For forty years Rabbi David Kahn served as the leader of his community, helping all who needed him. When the Rabbi’s estranged older brother crashes his funeral, he lets everyone know Rabbi Kahn’s biggest secret: he isn’t Jewish and his name isn’t David Kahn. After this lie is exposed, the lives of the rabbi’s family is forever changed from Avi, the oldest son who’s supposed to walk in his father’s shoes, Rachel the widow, Eli the youngest Kahn who becomes the target of bullies and Lea the rebellious daughter who’s tries to find a new balance with the religion her father taught her.
I really loved the idea of this story: a con man who lives for most of his life because he fell in love. What I didn’t like was the execution. The characters were two dimensional. I never understood why Roy Dobbs, the estranged brother, decided to tell Kahn’s secret. Once the younger brother decided to keep the con up and start a serious relationship with Rachel, all communication between the two brothers ceased. The motives of Dobbs and most of the Kahn family left me guessing until the end. I wanted to know why was Lea so rebellious as an adult and why the rabbi decided to leave his youngest son a book on being a trickster and cards. I understood that the oldest Kahn son, Avi, wanted to be this great and perfect person but I wanted to know more about what drove him to that besides following his father. I loved the ending which involved Avi. It really put a smile on my face.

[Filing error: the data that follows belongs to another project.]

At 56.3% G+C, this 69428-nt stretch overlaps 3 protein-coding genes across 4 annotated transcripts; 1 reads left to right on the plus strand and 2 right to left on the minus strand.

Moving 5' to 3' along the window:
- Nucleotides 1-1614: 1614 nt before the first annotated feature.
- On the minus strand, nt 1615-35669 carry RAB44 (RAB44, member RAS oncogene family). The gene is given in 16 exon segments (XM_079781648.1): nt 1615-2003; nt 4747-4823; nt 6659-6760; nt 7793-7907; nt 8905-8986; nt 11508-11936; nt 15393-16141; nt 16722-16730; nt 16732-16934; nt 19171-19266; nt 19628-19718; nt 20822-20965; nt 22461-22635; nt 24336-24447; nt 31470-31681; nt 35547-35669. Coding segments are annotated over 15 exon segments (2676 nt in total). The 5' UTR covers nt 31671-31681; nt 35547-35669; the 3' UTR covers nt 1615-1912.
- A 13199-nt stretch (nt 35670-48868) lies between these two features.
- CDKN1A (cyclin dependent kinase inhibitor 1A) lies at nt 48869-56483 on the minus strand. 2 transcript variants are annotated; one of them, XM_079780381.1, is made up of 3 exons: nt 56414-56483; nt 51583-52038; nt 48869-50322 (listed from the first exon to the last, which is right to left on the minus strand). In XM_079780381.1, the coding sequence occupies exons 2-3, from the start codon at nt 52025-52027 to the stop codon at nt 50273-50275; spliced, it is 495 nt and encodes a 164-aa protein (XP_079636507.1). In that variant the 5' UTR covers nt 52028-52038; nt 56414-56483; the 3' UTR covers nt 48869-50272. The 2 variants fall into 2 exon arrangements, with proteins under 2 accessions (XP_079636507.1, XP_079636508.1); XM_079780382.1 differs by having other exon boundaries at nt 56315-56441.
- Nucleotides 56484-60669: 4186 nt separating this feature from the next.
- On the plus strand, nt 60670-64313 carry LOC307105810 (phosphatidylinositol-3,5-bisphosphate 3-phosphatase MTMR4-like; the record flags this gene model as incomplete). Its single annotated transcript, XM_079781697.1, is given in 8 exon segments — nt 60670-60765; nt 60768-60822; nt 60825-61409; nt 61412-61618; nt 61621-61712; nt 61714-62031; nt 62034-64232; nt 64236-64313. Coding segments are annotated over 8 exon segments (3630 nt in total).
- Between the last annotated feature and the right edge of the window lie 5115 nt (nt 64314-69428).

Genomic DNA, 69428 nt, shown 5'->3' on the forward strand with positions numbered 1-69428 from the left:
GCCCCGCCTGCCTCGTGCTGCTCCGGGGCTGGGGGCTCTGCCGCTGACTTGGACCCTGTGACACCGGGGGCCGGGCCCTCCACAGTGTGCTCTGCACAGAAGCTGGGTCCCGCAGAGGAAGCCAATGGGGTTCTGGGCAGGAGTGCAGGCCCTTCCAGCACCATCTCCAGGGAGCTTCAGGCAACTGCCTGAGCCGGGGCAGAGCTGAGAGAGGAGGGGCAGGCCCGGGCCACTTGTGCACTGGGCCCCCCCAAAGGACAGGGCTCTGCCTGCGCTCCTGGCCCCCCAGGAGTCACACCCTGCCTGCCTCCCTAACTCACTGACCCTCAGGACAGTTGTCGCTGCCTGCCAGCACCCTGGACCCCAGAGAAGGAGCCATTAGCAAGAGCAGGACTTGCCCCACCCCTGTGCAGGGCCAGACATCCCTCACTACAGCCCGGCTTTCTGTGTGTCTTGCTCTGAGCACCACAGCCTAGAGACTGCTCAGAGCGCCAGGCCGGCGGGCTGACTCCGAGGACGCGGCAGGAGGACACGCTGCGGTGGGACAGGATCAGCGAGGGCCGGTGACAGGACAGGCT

The one character I really enjoyed was the widow Rachel. Readers see Rachel as a woman who’s grieving and having to deal with being the target of gossip. I loved the scene when she’s in the grocery store and the neighborhood women are checking to see if Rachel is still buying only kosher food. You feel the loneliness and hurt.
The artwork by Cinquegrani was simple and went perfectly with the story. It didn’t distract and helped to move the story along. You can see some of the artwork here.
Overall this is a good but not great book. I wish the story was more meaty.
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